What’s important is to make sure that when they go to make their next purchase on the website, the rewards are automatically allocated to their account without the need to enter coupon codes to participate.
This is obviously a development feature that needs to be setup on your website.
Lastly, if you go down this path where reward accrue automatically, make sure it’s very obvious to the customer that this is happening otherwise the benefits to you are lessened.
There can be a reluctance on the part of small business owners to give too much away for nothing, and rightly so. However when you consider how effective loyalty programs can be in the long-run, it makes sense to invest a little initially to help you build a customer base. If it seems like you have a promotion solely for the purpose of getting more customers rather than offering a real benefit, it’s probably not going to be successful.
Trying to dupe your customers into something that offers only a marginal benefit to them simply isn’t going to work, so make sure you give them a reason to be interested. Customers aren’t going to engage with the program unless something of considerable value is on offer.
For example, Village Cinemas offers discount tickets for Village Movie Club Members. As you go to the cinema with Village more, you start to earn free movie tickets – the value is clearly there and it’s presented in a simple way so there’s no mistaking what the customers can earn.
Source : Village Cinemas
A recent study in the U.S. by research company COLLOQUY indicated that a large percentage of consumers are more likely to engage in a customer loyalty program if it has some fun, competitive and/or social element, such as leader board or a way of the customer to track their progress.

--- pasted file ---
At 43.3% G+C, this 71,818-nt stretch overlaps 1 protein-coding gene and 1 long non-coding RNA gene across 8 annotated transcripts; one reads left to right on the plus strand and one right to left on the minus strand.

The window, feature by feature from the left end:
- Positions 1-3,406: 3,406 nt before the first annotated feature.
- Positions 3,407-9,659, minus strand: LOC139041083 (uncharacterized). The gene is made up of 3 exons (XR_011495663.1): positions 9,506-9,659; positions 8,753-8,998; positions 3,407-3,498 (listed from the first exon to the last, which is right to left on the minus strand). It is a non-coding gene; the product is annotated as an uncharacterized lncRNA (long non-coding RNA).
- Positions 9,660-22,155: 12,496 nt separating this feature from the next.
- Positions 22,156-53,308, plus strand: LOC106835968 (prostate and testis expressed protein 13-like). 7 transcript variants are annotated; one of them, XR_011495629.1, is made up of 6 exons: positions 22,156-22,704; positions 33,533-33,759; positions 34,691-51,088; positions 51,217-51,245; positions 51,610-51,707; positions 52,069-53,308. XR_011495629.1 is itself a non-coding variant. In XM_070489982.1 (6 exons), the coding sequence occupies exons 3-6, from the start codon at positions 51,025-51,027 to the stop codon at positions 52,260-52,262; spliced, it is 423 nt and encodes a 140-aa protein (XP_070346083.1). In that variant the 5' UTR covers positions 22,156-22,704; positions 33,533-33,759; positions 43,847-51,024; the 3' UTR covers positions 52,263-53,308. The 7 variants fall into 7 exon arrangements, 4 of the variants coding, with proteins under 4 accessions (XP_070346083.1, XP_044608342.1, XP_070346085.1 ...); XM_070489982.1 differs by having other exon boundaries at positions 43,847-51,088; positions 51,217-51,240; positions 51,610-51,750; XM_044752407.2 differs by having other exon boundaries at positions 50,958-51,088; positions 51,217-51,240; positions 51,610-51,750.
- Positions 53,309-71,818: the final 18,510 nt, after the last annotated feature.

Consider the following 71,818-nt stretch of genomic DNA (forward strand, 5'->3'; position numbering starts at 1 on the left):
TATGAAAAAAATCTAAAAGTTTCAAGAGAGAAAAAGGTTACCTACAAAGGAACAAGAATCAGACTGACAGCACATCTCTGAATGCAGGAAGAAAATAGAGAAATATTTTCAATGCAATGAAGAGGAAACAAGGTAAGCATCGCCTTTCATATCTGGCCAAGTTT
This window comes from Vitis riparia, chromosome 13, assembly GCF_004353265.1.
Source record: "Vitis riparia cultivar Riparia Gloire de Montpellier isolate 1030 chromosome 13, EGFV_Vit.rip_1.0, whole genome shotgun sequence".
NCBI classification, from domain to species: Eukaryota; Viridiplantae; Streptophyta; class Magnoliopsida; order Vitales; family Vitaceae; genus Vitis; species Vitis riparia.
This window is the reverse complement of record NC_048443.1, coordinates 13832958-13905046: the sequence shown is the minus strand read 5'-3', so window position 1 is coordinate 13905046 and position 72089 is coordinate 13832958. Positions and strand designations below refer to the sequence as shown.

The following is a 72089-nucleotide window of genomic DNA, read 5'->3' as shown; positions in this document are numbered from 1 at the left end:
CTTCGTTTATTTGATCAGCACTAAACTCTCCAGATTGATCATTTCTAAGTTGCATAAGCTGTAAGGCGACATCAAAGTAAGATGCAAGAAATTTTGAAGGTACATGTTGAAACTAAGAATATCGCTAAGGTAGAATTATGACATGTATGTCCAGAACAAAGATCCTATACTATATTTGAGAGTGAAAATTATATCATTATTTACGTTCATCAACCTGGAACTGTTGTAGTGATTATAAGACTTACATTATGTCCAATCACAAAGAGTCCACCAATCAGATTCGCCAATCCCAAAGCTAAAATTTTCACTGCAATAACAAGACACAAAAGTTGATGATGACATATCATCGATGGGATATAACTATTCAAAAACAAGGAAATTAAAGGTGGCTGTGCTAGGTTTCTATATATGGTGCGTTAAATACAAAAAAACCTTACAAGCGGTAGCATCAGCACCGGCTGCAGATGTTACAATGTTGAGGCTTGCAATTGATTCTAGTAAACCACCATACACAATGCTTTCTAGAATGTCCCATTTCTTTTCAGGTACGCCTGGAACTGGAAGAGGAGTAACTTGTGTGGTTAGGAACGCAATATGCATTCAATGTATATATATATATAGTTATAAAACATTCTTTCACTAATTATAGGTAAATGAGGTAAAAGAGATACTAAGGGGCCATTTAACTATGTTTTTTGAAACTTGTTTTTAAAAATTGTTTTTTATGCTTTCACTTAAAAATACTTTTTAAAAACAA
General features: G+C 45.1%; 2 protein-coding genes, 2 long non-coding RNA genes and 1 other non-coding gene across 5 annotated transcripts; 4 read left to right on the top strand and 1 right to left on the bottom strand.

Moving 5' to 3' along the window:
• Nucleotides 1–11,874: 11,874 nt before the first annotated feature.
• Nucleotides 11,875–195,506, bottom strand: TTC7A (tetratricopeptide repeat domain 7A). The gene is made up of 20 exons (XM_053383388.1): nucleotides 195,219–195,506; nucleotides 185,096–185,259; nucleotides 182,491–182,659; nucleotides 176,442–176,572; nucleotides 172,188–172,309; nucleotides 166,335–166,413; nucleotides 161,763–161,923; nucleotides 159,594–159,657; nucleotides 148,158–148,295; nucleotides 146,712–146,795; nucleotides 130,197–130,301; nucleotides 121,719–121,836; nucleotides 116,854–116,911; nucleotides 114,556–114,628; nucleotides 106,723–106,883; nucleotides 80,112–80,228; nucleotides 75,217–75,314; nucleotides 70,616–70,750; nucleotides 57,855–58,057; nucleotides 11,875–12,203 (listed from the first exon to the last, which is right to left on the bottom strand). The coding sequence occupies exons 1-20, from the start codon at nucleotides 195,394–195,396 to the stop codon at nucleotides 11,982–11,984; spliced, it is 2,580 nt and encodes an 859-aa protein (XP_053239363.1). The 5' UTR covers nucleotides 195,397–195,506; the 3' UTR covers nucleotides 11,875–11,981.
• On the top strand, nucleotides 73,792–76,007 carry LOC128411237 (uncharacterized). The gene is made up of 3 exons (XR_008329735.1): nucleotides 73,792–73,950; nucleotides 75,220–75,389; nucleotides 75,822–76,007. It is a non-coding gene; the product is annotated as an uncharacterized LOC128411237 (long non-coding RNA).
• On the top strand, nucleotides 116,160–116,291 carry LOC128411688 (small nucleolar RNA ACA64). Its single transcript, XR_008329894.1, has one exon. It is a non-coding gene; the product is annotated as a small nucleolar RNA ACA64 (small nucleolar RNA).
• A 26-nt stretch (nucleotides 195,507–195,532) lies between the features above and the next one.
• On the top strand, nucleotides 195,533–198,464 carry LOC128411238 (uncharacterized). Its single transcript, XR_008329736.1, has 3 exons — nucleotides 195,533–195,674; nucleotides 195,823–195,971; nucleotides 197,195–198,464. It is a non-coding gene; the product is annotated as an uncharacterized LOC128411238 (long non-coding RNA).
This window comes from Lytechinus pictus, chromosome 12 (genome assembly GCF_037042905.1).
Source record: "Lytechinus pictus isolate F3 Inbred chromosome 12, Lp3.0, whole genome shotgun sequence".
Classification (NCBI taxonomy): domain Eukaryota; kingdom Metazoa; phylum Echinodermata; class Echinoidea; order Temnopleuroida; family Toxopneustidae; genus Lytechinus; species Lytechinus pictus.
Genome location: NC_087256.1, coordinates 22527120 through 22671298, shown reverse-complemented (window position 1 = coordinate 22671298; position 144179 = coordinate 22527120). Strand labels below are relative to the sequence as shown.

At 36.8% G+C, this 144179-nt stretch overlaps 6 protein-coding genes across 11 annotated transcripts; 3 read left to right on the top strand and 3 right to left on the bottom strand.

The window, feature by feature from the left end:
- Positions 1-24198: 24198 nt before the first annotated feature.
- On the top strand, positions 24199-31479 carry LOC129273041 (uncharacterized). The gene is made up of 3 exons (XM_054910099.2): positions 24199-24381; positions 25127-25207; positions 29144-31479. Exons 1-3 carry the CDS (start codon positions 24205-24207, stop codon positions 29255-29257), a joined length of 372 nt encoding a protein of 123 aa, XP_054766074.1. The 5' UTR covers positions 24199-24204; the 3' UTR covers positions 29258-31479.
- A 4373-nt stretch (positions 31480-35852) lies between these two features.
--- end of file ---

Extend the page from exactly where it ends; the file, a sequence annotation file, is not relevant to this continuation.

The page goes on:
A key element is to ensure that the customer can progress through stages of the program, and become entitled to more and more rewards as they do so.
This can be easier said than done, and likely requires that you have a bit of a budget to play with, but making a game out of your loyalty program in customers and add an aspect of addict-ability.
The game can be something as simple as giving random rewards to customers completely out of the blue with no prior warning, or offering mysterious rewards that are not revealed until they are won. Some companies will even offer customers the chance to double their rewards by completing certain tasks, like completing a simple online game or survey for example.
Recycle Bank’s loyalty reward program a great example of an interactive, fun way to engage users. The system is based around a quiz all about the environment and green living. As users work their way through the opinion questions, they earn reward points that can be used in exchange for all kinds of prizes.
Ensuring that your loyalty program incorporates some of these elements will give it the best chance of succeeding. Being creative and offering genuine rewards are usually the keys to success and can help you increase your chance of turning new customers into regular customers.